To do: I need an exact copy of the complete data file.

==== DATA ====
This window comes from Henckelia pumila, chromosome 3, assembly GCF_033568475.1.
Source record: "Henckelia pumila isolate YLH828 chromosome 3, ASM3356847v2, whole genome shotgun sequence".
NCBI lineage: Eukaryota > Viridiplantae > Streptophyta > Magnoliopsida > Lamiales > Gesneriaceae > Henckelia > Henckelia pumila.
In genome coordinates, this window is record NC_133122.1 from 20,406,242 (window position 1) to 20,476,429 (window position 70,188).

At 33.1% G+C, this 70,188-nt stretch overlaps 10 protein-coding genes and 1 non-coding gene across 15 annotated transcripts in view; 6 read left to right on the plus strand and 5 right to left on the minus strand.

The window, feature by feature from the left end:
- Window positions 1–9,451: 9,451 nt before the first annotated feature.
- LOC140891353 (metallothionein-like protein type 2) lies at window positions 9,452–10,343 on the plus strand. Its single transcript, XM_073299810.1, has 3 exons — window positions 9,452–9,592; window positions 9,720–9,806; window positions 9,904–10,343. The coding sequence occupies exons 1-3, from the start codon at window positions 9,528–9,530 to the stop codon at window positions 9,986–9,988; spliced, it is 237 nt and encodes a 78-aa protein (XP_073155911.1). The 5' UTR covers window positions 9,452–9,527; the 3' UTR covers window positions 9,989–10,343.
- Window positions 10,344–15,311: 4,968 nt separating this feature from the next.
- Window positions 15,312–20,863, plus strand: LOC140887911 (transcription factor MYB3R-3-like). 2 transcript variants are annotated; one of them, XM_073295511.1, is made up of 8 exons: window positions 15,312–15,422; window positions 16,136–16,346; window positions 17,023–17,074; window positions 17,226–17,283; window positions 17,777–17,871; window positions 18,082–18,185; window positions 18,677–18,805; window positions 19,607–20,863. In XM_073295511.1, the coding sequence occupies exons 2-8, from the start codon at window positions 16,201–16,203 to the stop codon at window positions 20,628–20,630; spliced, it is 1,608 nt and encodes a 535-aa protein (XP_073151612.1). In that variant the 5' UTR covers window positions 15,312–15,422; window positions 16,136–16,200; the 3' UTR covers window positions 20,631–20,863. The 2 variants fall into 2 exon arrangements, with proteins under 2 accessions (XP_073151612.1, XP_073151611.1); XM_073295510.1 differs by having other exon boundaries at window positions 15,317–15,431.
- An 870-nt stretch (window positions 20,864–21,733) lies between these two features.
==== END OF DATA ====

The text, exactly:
This window comes from Henckelia pumila, chromosome 3, assembly GCF_033568475.1.
Source record: "Henckelia pumila isolate YLH828 chromosome 3, ASM3356847v2, whole genome shotgun sequence".
NCBI lineage: Eukaryota > Viridiplantae > Streptophyta > Magnoliopsida > Lamiales > Gesneriaceae > Henckelia > Henckelia pumila.
In genome coordinates, this window is record NC_133122.1 from 20,406,242 (window position 1) to 20,476,429 (window position 70,188).

At 33.1% G+C, this 70,188-nt stretch overlaps 10 protein-coding genes and 1 non-coding gene across 15 annotated transcripts in view; 6 read left to right on the plus strand and 5 right to left on the minus strand.

The window, feature by feature from the left end:
- Window positions 1–9,451: 9,451 nt before the first annotated feature.
- LOC140891353 (metallothionein-like protein type 2) lies at window positions 9,452–10,343 on the plus strand. Its single transcript, XM_073299810.1, has 3 exons — window positions 9,452–9,592; window positions 9,720–9,806; window positions 9,904–10,343. The coding sequence occupies exons 1-3, from the start codon at window positions 9,528–9,530 to the stop codon at window positions 9,986–9,988; spliced, it is 237 nt and encodes a 78-aa protein (XP_073155911.1). The 5' UTR covers window positions 9,452–9,527; the 3' UTR covers window positions 9,989–10,343.
- Window positions 10,344–15,311: 4,968 nt separating this feature from the next.
- Window positions 15,312–20,863, plus strand: LOC140887911 (transcription factor MYB3R-3-like). 2 transcript variants are annotated; one of them, XM_073295511.1, is made up of 8 exons: window positions 15,312–15,422; window positions 16,136–16,346; window positions 17,023–17,074; window positions 17,226–17,283; window positions 17,777–17,871; window positions 18,082–18,185; window positions 18,677–18,805; window positions 19,607–20,863. In XM_073295511.1, the coding sequence occupies exons 2-8, from the start codon at window positions 16,201–16,203 to the stop codon at window positions 20,628–20,630; spliced, it is 1,608 nt and encodes a 535-aa protein (XP_073151612.1). In that variant the 5' UTR covers window positions 15,312–15,422; window positions 16,136–16,200; the 3' UTR covers window positions 20,631–20,863. The 2 variants fall into 2 exon arrangements, with proteins under 2 accessions (XP_073151612.1, XP_073151611.1); XM_073295510.1 differs by having other exon boundaries at window positions 15,317–15,431.
- An 870-nt stretch (window positions 20,864–21,733) lies between these two features.